|Calopteryx splendens (Harris, 1782),
the Banded Demoiselle is a species of damselfly belonging to the family
Calopterygidae. It is often found along slow-flowing streams and rivers.
It is an Eurasian species occurring from the Atlantic coast eastwards to
Lake Baikal and north-western China.
The male has translucent wings which
each have a broad, dark iridescent blue-black spot (or band) across the
outer part. On immature dragonflies the spot is dark brown. The body can
be a metallic blue or blue-ish green.
The female has translucent, pale
green iridescent wings with a white patch near the tip, and a metallic
Comparing with similiar family species
Calopteryx virgo (Banded Agrion), the difference exists in extention of
the band in the wing patch. The wing patch of C. splendens starts
at the nodus but can reach up to the wing-tip in southern races. The nodus
is the sharp dip mid-way down the upper edge of the wing. That of the C.
virgo, the colouring on the wing starts before the nodus, further towards
the body, than the Banded demoiselle.
Demoiselles are damselflies that
belong to the family group called "Calopterygidae". This family includes
two large damselfly species: the Banded Demoiselle Calopteryx splendens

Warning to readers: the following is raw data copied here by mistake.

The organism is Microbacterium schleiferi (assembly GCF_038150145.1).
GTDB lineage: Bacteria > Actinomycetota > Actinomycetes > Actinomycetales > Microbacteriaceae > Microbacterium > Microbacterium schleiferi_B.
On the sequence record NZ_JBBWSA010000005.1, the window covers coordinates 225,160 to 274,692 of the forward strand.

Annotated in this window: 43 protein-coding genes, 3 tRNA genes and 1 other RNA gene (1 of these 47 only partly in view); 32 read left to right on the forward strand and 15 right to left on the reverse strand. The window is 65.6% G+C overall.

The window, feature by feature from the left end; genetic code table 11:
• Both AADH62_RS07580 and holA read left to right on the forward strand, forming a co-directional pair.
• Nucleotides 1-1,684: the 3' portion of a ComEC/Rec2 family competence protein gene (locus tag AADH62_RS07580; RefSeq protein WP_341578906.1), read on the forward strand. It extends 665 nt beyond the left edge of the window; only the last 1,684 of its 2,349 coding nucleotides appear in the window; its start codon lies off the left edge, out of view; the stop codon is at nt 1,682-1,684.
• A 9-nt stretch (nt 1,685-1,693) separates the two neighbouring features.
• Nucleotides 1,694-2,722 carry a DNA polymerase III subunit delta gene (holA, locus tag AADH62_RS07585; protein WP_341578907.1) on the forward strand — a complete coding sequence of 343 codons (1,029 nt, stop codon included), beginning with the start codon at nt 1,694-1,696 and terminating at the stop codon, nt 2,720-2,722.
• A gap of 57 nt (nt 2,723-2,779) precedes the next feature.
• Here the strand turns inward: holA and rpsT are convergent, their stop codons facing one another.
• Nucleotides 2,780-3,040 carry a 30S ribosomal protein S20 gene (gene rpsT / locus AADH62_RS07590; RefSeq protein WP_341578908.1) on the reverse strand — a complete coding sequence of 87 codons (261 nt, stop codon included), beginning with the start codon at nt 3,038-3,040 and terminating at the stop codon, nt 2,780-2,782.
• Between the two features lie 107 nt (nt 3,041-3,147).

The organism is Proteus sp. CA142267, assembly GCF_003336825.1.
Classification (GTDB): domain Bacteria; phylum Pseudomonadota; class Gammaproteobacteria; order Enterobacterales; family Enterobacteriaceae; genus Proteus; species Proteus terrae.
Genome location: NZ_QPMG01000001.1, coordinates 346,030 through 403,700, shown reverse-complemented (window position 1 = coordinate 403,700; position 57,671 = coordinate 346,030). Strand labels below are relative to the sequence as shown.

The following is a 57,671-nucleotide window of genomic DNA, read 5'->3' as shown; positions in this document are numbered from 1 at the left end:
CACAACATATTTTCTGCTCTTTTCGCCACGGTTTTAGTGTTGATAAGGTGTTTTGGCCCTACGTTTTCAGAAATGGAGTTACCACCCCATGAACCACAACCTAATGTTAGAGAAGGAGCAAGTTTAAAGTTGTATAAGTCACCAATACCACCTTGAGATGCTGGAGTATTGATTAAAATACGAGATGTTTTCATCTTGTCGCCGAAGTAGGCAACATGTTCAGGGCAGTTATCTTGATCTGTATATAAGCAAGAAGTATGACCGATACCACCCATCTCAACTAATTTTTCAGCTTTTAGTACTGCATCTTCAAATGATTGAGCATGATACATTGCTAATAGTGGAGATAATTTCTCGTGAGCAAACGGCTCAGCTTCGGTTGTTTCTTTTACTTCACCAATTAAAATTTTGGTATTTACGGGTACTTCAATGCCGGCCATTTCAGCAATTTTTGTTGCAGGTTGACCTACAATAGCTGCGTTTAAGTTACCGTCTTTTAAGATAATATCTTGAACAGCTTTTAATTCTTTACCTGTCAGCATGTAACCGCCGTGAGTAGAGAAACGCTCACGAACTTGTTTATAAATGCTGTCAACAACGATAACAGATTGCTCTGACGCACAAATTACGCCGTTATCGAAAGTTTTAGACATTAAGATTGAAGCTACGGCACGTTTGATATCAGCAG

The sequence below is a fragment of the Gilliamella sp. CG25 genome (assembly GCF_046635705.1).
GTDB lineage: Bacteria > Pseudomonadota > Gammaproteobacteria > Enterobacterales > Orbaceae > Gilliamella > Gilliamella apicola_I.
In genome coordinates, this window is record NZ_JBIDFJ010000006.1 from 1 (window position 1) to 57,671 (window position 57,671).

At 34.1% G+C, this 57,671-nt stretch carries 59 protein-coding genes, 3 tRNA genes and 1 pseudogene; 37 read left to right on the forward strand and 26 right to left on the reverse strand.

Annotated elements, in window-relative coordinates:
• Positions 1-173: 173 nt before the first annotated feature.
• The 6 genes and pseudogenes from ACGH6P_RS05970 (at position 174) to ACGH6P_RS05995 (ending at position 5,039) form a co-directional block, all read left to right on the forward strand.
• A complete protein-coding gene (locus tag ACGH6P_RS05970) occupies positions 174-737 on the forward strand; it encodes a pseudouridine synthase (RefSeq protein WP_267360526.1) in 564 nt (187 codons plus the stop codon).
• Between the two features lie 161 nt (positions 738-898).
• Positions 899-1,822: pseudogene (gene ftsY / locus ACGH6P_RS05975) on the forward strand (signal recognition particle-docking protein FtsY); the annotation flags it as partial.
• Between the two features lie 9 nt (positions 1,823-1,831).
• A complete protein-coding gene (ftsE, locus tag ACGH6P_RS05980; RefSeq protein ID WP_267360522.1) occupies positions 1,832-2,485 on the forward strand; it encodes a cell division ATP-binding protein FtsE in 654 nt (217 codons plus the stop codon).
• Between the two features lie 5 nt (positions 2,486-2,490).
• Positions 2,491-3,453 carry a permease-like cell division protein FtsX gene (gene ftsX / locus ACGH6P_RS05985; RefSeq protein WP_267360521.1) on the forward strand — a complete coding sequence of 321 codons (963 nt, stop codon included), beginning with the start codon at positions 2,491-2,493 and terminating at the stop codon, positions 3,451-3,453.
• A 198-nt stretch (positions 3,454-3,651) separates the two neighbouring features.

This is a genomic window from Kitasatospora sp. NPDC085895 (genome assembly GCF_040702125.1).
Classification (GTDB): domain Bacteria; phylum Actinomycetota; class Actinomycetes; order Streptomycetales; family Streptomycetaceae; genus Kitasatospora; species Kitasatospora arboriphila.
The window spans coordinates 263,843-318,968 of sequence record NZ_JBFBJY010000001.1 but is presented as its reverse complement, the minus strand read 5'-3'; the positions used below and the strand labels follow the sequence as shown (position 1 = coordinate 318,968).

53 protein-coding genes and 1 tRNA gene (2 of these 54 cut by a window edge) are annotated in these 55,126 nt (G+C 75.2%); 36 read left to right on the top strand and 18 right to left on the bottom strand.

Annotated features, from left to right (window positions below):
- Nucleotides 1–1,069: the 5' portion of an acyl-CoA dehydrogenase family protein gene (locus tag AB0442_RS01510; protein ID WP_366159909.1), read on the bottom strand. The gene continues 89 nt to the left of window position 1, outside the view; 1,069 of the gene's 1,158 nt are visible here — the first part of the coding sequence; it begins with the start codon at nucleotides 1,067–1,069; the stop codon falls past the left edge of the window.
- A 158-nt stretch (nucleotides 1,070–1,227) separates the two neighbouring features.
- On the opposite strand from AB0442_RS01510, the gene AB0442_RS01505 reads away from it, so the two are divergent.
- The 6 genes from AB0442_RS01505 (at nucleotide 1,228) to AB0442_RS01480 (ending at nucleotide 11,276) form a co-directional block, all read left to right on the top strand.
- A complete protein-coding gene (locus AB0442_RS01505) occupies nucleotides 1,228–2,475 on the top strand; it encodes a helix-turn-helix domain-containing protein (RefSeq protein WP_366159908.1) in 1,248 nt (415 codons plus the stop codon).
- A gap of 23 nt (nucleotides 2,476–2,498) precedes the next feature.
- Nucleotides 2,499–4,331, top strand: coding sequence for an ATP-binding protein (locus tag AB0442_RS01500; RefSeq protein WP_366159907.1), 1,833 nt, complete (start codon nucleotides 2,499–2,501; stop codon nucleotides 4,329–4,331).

and the Beautiful Demoiselle Calopteryx virgo. Demoiselles have a graceful
butterfly-like fluttering flight and are usually seen flying over riverside
|This is a large damselfly with a
total length of up to 48 mm and a hindwing length of up to 36 mm. Male
has hind wing 27-32 mm, length of abdomen: 33-39 mm; female has hind wing:
31-36 mm and length of abdomen: 33-40 mm.
Males are usually territorial, but
large numbers can sometimes be found in lush bankside plants and on floating
objects. They court females by opening their wings and performing an aerial
dance. They are usually found among mature, slow-flowing streams and rivers
and sometimes canals.
Reproduction and Development
|Females can lay up to 10 eggs per
minute for 45 minutes. They lay in a wide variety of emergent or floating
plants, sometimes even submerging to do so.
The eggs hatch after 14 days. The
larvae have very long legs and are stick-shaped. They develop over two
years, usually, live amongst vegetation and tend to be most active at night.
They tolerate muddy water and overwinter buried in mud. When they are ready
to moult into an adult, larvae leave river and may climb up a suitable
reed or plant, move up to 100m prior to emergence and shed their skin.
Adults take 7-10 days to mature after
emergence and do not appear on breeding sites until then. Mature males
either hold territories on suitable egg-laying sites or perch on riverside
vegetation. Territorial males will court females, perching males attempt
to mate with any female. Females only visit rivers when ready to oviposit.
The usually appear end of April to
September according to locality.
|This species occurs throughout most
of Europe except for Iberia, southern Italy and Greece and most of Fennoscandia.
They also appear across Asia to China.
|Common, not theathened.
Species on Stamps
With courteous to Mr. Richard
Lewington for the Dragonfly Illustration
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